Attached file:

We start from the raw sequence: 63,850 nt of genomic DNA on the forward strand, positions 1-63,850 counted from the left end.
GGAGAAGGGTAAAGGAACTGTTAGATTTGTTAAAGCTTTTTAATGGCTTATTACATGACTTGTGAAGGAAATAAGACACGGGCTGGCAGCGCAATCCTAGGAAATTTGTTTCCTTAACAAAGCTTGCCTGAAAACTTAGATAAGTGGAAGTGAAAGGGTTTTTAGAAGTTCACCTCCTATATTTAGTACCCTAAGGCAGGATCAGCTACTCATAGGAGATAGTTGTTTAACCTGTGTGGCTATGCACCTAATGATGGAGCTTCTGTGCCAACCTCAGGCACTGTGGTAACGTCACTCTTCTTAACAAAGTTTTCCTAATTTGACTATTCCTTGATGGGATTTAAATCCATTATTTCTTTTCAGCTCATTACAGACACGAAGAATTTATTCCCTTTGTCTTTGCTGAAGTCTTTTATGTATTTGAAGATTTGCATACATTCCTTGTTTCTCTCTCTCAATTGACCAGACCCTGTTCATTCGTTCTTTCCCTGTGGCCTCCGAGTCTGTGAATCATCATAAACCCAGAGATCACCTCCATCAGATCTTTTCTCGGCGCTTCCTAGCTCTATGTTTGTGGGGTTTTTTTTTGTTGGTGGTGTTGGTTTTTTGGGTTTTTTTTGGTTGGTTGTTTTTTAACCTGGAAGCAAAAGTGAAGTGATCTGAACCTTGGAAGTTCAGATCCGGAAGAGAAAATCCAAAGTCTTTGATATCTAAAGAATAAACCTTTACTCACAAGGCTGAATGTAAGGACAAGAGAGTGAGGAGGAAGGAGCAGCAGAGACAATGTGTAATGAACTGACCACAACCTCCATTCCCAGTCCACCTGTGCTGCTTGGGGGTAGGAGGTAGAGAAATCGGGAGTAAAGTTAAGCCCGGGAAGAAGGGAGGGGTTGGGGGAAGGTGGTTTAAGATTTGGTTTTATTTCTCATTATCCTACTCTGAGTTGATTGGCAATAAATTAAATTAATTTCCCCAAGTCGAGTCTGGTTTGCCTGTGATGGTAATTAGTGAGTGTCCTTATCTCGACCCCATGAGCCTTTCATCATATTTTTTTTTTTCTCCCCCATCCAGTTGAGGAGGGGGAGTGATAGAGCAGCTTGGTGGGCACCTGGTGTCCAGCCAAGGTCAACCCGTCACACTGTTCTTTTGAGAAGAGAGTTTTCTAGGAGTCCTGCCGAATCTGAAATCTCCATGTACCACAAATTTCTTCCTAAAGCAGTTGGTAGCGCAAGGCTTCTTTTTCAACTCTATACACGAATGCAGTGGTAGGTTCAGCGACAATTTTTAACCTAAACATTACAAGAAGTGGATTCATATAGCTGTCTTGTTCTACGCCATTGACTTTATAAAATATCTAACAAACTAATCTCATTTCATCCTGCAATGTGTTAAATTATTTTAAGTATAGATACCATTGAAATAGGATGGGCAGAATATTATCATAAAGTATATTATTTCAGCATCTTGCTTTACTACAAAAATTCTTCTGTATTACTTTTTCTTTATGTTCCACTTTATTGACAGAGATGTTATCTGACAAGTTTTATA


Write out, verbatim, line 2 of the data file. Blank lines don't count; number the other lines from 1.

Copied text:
GGAGAAGGGTAAAGGAACTGTTAGATTTGTTAAAGCTTTTTAATGGCTTATTACATGACTTGTGAAGGAAATAAGACACGGGCTGGCAGCGCAATCCTAGGAAATTTGTTTCCTTAACAAAGCTTGCCTGAAAACTTAGATAAGTGGAAGTGAAAGGGTTTTTAGAAGTTCACCTCCTATATTTAGTACCCTAAGGCAGGATCAGCTACTCATAGGAGATAGTTGTTTAACCTGTGTGGCTATGCACCTAATGATGGAGCTTCTGTGCCAACCTCAGGCACTGTGGTAACGTCACTCTTCTTAACAAAGTTTTCCTAATTTGACTATTCCTTGATGGGATTTAAATCCATTATTTCTTTTCAGCTCATTACAGACACGAAGAATTTATTCCCTTTGTCTTTGCTGAAGTCTTTTATGTATTTGAAGATTTGCATACATTCCTTGTTTCTCTCTCTCAATTGACCAGACCCTGTTCATTCGTTCTTTCCCTGTGGCCTCCGAGTCTGTGAATCATCATAAACCCAGAGATCACCTCCATCAGATCTTTTCTCGGCGCTTCCTAGCTCTATGTTTGTGGGGTTTTTTTTTGTTGGTGGTGTTGGTTTTTTGGGTTTTTTTTGGTTGGTTGTTTTTTAACCTGGAAGCAAAAGTGAAGTGATCTGAACCTTGGAAGTTCAGATCCGGAAGAGAAAATCCAAAGTCTTTGATATCTAAAGAATAAACCTTTACTCACAAGGCTGAATGTAAGGACAAGAGAGTGAGGAGGAAGGAGCAGCAGAGACAATGTGTAATGAACTGACCACAACCTCCATTCCCAGTCCACCTGTGCTGCTTGGGGGTAGGAGGTAGAGAAATCGGGAGTAAAGTTAAGCCCGGGAAGAAGGGAGGGGTTGGGGGAAGGTGGTTTAAGATTTGGTTTTATTTCTCATTATCCTACTCTGAGTTGATTGGCAATAAATTAAATTAATTTCCCCAAGTCGAGTCTGGTTTGCCTGTGATGGTAATTAGTGAGTGTCCTTATCTCGACCCCATGAGCCTTTCATCATATTTTTTTTTTTCTCCCCCATCCAGTTGAGGAGGGGGAGTGATAGAGCAGCTTGGTGGGCACCTGGTGTCCAGCCAAGGTCAACCCGTCACACTGTTCTTTTGAGAAGAGAGTTTTCTAGGAGTCCTGCCGAATCTGAAATCTCCATGTACCACAAATTTCTTCCTAAAGCAGTTGGTAGCGCAAGGCTTCTTTTTCAACTCTATACACGAATGCAGTGGTAGGTTCAGCGACAATTTTTAACCTAAACATTACAAGAAGTGGATTCATATAGCTGTCTTGTTCTACGCCATTGACTTTATAAAATATCTAACAAACTAATCTCATTTCATCCTGCAATGTGTTAAATTATTTTAAGTATAGATACCATTGAAATAGGATGGGCAGAATATTATCATAAAGTATATTATTTCAGCATCTTGCTTTACTACAAAAATTCTTCTGTATTACTTTTTCTTTATGTTCCACTTTATTGACAGAGATGTTATCTGACAAGTTTTATA